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Scientists at a Chinese military institute are developing a hypersonic vehicle–mounted laser gun that could greatly improve the efficiency and stability of future missiles and aircraft.
The research, conducted by members of the People's Liberation Army-affiliated Space Engineering University in Beijing, has modeled potential technology to overcome the major obstacle of air resistance, according to a paper published in the July issue of the monthly journal Laser & Infrared.
The method involves firing a laser at the molecules in front of a hypersonic vehicle, creating air plasma, or a "hot core," that manipulates the structure of the shock wave developing in front of the missile or airplane as it travels at more than five times the speed of sound, or Mach 5.
"Laser plasma drag reduction technology is of great significance for hypersonic aircraft drag reduction and thermal insulation and improves aircraft performance," authors Shi Jilin and Wang Diankai, from China's State Key Laboratory of Laser Propulsion and Application, wrote in the abstract of their work released online last Thursday.
According to the research team, airflow control has long been one of the greatest aerodynamic challenges in the design of high-speed aircraft. As weapons in flight approach the sound barrier, air resistance creates a shock wave at the nose of the craft, greatly increasing drag and surface heating.
A teardrop-shaped plasma deposited by a laser device in front of the hypersonic vehicle acts in opposite directions to modify the structure of the shock wave, altering the distribution of speed and pressure, the paper said. This can successfully reduce drag and make the flight safer and more economical—suggesting greater fuel-saving potential, too.
According to Hong Kong's South China Morning Post, which first reported the research on Tuesday, air resistance was reduced by over 70 percent.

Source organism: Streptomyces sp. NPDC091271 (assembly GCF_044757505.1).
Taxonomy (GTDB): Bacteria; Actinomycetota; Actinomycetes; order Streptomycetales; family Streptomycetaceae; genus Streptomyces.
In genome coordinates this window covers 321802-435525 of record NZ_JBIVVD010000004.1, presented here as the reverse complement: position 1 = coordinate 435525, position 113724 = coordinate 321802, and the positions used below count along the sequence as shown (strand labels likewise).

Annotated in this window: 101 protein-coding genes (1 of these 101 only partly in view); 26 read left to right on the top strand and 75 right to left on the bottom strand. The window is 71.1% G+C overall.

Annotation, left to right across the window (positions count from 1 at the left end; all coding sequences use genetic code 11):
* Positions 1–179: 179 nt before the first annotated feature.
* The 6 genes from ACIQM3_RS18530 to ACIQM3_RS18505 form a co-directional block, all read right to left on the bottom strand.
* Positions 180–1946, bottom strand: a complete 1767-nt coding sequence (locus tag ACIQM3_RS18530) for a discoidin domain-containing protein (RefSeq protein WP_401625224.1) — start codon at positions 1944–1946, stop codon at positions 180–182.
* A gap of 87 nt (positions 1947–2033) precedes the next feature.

Although many technical challenges remain, including the need to develop a laser powerful and small enough to be fitted in front of a hypersonic weapon, Shi and Wang said China is already designing weapons with this technology in mind. Similar practical studies have also taken place in wind tunnels in the United States, demonstrating the possibility of airflow control via laser discharge.
While the Chinese team's focus is on drag reduction, the paper notes that the application of the technology also could reduce sonic booms, which is one environmental factor of supersonic aircraft testing.
Shi and Wang said the laser plasma method could grant hypersonic vehicles longer and more stable flights, as well as potentially boosting flexibility in their ability to steer.
Airflow control "has a lot of potential" and has received much research attention, the authors concluded. While the modeling shows the effectiveness of the plasma in shock wave manipulation under different conditions, researchers are yet to agree on the most suitable position to deposit it, they added.
The Space Engineering University was incorporated into the PLA Strategic Support Force under military reforms in 2015.
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